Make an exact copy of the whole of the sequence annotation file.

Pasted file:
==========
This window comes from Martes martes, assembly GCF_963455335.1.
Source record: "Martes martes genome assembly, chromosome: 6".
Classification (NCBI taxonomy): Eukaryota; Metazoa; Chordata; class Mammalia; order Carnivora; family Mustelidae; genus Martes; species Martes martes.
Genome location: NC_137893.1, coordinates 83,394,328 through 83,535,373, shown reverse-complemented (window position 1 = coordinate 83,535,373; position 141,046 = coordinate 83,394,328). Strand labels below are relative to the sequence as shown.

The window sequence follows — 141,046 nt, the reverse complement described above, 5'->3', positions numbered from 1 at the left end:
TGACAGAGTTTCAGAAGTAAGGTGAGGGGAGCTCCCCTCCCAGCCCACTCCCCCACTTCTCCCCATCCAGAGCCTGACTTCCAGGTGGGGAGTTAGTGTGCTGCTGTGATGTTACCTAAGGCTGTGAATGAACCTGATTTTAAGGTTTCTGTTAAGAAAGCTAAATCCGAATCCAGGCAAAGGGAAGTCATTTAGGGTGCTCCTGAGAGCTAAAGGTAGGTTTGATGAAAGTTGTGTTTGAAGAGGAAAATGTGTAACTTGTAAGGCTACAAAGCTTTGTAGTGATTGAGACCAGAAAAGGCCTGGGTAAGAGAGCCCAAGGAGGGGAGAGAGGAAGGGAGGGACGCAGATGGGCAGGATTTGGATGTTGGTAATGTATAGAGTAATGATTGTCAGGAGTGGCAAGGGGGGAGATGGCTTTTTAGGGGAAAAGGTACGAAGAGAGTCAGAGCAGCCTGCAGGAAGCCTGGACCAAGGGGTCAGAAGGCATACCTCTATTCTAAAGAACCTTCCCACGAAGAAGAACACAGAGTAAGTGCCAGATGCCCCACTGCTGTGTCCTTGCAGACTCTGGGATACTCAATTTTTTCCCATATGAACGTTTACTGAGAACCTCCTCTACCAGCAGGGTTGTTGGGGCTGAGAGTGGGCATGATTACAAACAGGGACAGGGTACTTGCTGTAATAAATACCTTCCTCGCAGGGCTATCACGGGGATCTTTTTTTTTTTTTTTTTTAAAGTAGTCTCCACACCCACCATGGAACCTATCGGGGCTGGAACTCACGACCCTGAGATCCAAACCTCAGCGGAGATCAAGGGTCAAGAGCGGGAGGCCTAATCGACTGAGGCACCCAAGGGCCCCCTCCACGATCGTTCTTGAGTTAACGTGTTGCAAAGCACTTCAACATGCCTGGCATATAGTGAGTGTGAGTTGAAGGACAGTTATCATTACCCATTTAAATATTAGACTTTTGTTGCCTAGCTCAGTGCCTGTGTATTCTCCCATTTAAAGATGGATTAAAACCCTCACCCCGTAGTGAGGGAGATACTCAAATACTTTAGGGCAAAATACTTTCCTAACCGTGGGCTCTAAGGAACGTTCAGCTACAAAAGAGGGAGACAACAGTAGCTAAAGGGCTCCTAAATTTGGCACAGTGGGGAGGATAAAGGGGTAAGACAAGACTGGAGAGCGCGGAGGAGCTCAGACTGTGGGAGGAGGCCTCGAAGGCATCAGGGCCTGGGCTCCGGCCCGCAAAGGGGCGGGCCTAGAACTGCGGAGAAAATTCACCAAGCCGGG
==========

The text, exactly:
This window comes from Martes martes, assembly GCF_963455335.1.
Source record: "Martes martes genome assembly, chromosome: 6".
Classification (NCBI taxonomy): Eukaryota; Metazoa; Chordata; class Mammalia; order Carnivora; family Mustelidae; genus Martes; species Martes martes.
Genome location: NC_137893.1, coordinates 83,394,328 through 83,535,373, shown reverse-complemented (window position 1 = coordinate 83,535,373; position 141,046 = coordinate 83,394,328). Strand labels below are relative to the sequence as shown.

The window sequence follows — 141,046 nt, the reverse complement described above, 5'->3', positions numbered from 1 at the left end:
TGACAGAGTTTCAGAAGTAAGGTGAGGGGAGCTCCCCTCCCAGCCCACTCCCCCACTTCTCCCCATCCAGAGCCTGACTTCCAGGTGGGGAGTTAGTGTGCTGCTGTGATGTTACCTAAGGCTGTGAATGAACCTGATTTTAAGGTTTCTGTTAAGAAAGCTAAATCCGAATCCAGGCAAAGGGAAGTCATTTAGGGTGCTCCTGAGAGCTAAAGGTAGGTTTGATGAAAGTTGTGTTTGAAGAGGAAAATGTGTAACTTGTAAGGCTACAAAGCTTTGTAGTGATTGAGACCAGAAAAGGCCTGGGTAAGAGAGCCCAAGGAGGGGAGAGAGGAAGGGAGGGACGCAGATGGGCAGGATTTGGATGTTGGTAATGTATAGAGTAATGATTGTCAGGAGTGGCAAGGGGGGAGATGGCTTTTTAGGGGAAAAGGTACGAAGAGAGTCAGAGCAGCCTGCAGGAAGCCTGGACCAAGGGGTCAGAAGGCATACCTCTATTCTAAAGAACCTTCCCACGAAGAAGAACACAGAGTAAGTGCCAGATGCCCCACTGCTGTGTCCTTGCAGACTCTGGGATACTCAATTTTTTCCCATATGAACGTTTACTGAGAACCTCCTCTACCAGCAGGGTTGTTGGGGCTGAGAGTGGGCATGATTACAAACAGGGACAGGGTACTTGCTGTAATAAATACCTTCCTCGCAGGGCTATCACGGGGATCTTTTTTTTTTTTTTTTTTAAAGTAGTCTCCACACCCACCATGGAACCTATCGGGGCTGGAACTCACGACCCTGAGATCCAAACCTCAGCGGAGATCAAGGGTCAAGAGCGGGAGGCCTAATCGACTGAGGCACCCAAGGGCCCCCTCCACGATCGTTCTTGAGTTAACGTGTTGCAAAGCACTTCAACATGCCTGGCATATAGTGAGTGTGAGTTGAAGGACAGTTATCATTACCCATTTAAATATTAGACTTTTGTTGCCTAGCTCAGTGCCTGTGTATTCTCCCATTTAAAGATGGATTAAAACCCTCACCCCGTAGTGAGGGAGATACTCAAATACTTTAGGGCAAAATACTTTCCTAACCGTGGGCTCTAAGGAACGTTCAGCTACAAAAGAGGGAGACAACAGTAGCTAAAGGGCTCCTAAATTTGGCACAGTGGGGAGGATAAAGGGGTAAGACAAGACTGGAGAGCGCGGAGGAGCTCAGACTGTGGGAGGAGGCCTCGAAGGCATCAGGGCCTGGGCTCCGGCCCGCAAAGGGGCGGGCCTAGAACTGCGGAGAAAATTCACCAAGCCGGG